President Obama wants to distance himself from an unpopular Congress, and has made few public appearances with Democratic leaders this year. But Obama's incumbency and years of collaboration with Democratic Senate Majority Leader Harry Reid leave the two most powerful Democrats little reason to downplay their close coordination. Reid is relatively open about efforts to use Senate floor votes to boost Obama's campaign and those of Democratic Senate hopefuls.
Recent Democratic votes, and related talking points, on bills reauthorizing the Violence Against Women Act, helping women use the legal system to ensure equal pay with male peers and freezing student loan interest rates all reflect collaboration between Democrats in the White House and Senate.
By contrast, presumed GOP presidential nominee Mitt Romney and Senate Republican Leader Mitch McConnell are far more circumspect about their collaboration, despite McConnell's famously candid view on the importance of beating Obama. Running as a Washington outsider and pivoting toward independents, Romney has reason to steer clear of congressional GOP leaders. McConnell's camp supports Romney by not really talking about their relationship.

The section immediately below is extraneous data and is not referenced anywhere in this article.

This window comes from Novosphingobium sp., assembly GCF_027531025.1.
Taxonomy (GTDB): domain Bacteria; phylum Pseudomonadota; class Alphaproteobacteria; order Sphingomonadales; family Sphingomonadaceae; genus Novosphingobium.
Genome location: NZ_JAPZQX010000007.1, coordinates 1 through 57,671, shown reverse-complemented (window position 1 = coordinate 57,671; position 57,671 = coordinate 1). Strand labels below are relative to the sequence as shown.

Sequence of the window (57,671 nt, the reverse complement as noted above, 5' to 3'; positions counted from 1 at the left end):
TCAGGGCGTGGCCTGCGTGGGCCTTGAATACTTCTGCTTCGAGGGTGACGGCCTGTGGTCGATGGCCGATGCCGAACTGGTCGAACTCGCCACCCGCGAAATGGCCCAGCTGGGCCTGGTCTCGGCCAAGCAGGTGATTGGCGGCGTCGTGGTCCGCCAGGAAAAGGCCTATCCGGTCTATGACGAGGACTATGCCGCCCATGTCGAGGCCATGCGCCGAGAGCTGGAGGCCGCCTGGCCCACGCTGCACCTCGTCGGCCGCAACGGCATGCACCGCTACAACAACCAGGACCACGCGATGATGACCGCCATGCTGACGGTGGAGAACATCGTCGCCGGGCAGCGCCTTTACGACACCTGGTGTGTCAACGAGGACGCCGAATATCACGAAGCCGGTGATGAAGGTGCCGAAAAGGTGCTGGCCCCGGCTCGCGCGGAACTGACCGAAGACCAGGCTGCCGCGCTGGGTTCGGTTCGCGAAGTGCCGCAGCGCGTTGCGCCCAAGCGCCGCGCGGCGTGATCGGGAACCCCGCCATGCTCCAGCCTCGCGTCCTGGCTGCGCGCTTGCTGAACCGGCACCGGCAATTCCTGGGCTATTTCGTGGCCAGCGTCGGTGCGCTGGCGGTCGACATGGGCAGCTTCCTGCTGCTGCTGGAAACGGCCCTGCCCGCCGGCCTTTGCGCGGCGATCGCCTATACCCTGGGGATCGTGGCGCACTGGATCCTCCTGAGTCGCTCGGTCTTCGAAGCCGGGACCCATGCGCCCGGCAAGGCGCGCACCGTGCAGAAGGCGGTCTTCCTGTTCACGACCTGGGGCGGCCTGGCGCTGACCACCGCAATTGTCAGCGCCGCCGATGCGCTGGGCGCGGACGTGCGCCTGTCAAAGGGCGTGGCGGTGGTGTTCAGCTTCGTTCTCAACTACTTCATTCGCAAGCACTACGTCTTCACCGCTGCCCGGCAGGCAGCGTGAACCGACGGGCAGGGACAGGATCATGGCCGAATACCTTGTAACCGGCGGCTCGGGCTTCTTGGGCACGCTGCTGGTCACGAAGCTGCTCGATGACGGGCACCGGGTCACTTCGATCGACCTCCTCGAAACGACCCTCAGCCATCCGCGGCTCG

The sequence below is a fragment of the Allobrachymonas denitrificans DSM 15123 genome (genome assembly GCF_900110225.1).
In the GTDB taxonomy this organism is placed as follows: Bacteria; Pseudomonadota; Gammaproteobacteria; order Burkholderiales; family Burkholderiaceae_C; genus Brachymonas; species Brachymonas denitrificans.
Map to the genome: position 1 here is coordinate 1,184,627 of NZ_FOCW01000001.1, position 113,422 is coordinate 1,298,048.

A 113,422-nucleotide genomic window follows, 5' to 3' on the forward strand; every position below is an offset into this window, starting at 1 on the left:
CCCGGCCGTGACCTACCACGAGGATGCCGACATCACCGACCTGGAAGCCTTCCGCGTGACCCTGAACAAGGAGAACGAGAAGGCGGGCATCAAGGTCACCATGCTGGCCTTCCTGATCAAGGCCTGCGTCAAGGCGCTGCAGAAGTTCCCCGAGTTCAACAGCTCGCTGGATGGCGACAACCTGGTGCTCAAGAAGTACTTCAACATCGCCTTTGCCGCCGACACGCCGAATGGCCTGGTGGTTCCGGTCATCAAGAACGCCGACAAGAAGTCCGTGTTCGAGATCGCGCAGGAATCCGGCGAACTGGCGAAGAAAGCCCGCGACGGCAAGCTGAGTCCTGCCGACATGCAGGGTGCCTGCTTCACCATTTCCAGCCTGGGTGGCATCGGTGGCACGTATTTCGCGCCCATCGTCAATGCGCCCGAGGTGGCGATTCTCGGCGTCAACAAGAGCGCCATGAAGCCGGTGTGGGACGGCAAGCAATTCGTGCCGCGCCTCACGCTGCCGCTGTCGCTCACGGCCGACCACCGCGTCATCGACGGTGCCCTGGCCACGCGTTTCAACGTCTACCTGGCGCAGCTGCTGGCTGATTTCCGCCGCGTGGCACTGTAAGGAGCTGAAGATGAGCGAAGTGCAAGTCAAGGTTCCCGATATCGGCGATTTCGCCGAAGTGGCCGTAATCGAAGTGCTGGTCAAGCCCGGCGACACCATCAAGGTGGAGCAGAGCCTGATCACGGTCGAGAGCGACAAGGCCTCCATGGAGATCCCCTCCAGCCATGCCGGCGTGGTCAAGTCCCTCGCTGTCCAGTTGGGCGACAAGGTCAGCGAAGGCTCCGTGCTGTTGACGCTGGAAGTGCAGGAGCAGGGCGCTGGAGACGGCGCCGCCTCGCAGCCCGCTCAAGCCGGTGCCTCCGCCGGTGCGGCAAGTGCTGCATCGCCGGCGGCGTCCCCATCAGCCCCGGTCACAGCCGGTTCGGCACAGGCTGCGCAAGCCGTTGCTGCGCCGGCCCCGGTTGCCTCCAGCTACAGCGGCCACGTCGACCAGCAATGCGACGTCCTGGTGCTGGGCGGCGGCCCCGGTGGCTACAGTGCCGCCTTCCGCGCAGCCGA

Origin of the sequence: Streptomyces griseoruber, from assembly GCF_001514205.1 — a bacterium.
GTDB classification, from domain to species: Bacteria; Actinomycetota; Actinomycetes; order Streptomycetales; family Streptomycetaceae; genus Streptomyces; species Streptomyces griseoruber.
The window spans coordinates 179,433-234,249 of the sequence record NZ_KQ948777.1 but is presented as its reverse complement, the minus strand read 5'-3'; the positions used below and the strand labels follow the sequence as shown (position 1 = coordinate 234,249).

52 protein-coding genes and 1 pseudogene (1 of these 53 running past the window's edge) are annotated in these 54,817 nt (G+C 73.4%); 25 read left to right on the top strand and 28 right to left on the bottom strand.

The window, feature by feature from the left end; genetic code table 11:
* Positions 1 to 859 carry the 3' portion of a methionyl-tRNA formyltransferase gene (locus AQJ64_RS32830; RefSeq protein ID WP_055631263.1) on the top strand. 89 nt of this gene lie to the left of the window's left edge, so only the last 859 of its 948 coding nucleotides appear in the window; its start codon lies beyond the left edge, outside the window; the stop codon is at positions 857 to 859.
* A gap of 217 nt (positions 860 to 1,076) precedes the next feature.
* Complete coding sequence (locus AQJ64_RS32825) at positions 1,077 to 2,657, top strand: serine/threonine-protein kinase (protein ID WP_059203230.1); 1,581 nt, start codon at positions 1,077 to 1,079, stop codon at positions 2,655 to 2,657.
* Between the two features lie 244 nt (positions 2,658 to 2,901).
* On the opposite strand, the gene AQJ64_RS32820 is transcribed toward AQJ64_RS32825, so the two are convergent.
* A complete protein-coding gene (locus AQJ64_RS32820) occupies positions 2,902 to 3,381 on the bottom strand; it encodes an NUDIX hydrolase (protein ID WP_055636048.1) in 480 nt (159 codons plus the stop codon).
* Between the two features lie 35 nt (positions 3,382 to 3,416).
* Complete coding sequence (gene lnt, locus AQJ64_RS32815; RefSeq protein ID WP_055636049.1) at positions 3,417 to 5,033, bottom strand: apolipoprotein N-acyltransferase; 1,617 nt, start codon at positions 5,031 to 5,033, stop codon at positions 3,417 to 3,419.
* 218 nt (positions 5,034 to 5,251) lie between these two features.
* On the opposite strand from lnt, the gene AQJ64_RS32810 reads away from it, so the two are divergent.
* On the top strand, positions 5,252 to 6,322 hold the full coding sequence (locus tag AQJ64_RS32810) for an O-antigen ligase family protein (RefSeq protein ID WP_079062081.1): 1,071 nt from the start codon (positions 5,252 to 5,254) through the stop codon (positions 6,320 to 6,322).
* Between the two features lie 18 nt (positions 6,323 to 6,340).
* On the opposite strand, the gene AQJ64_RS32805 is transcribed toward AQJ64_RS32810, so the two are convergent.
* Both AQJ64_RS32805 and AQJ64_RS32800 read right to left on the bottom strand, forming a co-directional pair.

Still, Hill Republicans and the Romney campaign are wary of what a McConnell aide described as frequent Democratic efforts to hold votes designed to divide the two camps or to simply make them look bad. So, McConnell and Romney talk extensively, just not publicly. For instance, Senate Republican aides acknowledged a May 24 meeting between the men but provided no details.
"There is no shortage of communication," a McConnell spokesman said, while declining to discuss it further.
Still, with Reid eyeing ways to hurt Romney, there is little question McConnell helps him in two big ways.
First, by keeping the campaign up to speed on Senate developments that could affect the campaign. The intense attention of McConnell's staff to Democratic efforts to damage Republicans with female voters wasn't done just to protect Republican Senate candidates.
Second, by minimizing daylight between Senate Republicans and Romney.
As Democrats attacked Romney's recent remarks on Democratic legislation to help local governments hire and retain firefighters and teachers, it was no coincidence that McConnell on essentially echoed Romney.
"It is not the responsibility of the federal government...to send money down to state governments so that state governments don't have to make tough decisions about balancing their budgets," McConnell said. "We tried that with the stimulus. How'd that work out?"
McConnell spokesman John Ashbrook put it this way, "The leader and Governor Romney have a good working relationship. Both share a common desire to get the American economy back on track and they have a shared vision for how to make that happen."